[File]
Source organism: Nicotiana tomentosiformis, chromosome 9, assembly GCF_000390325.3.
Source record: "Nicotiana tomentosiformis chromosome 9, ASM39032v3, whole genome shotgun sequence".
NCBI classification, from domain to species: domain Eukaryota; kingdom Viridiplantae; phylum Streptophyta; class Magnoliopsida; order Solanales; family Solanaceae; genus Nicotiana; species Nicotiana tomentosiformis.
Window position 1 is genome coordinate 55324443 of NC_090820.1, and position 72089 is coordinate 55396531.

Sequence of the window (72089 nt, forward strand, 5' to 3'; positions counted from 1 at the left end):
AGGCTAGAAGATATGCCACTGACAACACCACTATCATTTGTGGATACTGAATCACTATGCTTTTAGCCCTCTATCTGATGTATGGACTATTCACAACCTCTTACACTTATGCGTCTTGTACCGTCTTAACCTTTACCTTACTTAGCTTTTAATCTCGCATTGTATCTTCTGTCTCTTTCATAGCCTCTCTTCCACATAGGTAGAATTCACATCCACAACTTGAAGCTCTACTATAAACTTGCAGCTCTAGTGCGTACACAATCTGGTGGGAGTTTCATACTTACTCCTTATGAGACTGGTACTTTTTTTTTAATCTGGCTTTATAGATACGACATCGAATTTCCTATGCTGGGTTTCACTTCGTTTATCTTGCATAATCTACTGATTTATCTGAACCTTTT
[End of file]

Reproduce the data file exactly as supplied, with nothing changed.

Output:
Source organism: Nicotiana tomentosiformis, chromosome 9, assembly GCF_000390325.3.
Source record: "Nicotiana tomentosiformis chromosome 9, ASM39032v3, whole genome shotgun sequence".
NCBI classification, from domain to species: domain Eukaryota; kingdom Viridiplantae; phylum Streptophyta; class Magnoliopsida; order Solanales; family Solanaceae; genus Nicotiana; species Nicotiana tomentosiformis.
Window position 1 is genome coordinate 55324443 of NC_090820.1, and position 72089 is coordinate 55396531.

Sequence of the window (72089 nt, forward strand, 5' to 3'; positions counted from 1 at the left end):
AGGCTAGAAGATATGCCACTGACAACACCACTATCATTTGTGGATACTGAATCACTATGCTTTTAGCCCTCTATCTGATGTATGGACTATTCACAACCTCTTACACTTATGCGTCTTGTACCGTCTTAACCTTTACCTTACTTAGCTTTTAATCTCGCATTGTATCTTCTGTCTCTTTCATAGCCTCTCTTCCACATAGGTAGAATTCACATCCACAACTTGAAGCTCTACTATAAACTTGCAGCTCTAGTGCGTACACAATCTGGTGGGAGTTTCATACTTACTCCTTATGAGACTGGTACTTTTTTTTTAATCTGGCTTTATAGATACGACATCGAATTTCCTATGCTGGGTTTCACTTCGTTTATCTTGCATAATCTACTGATTTATCTGAACCTTTT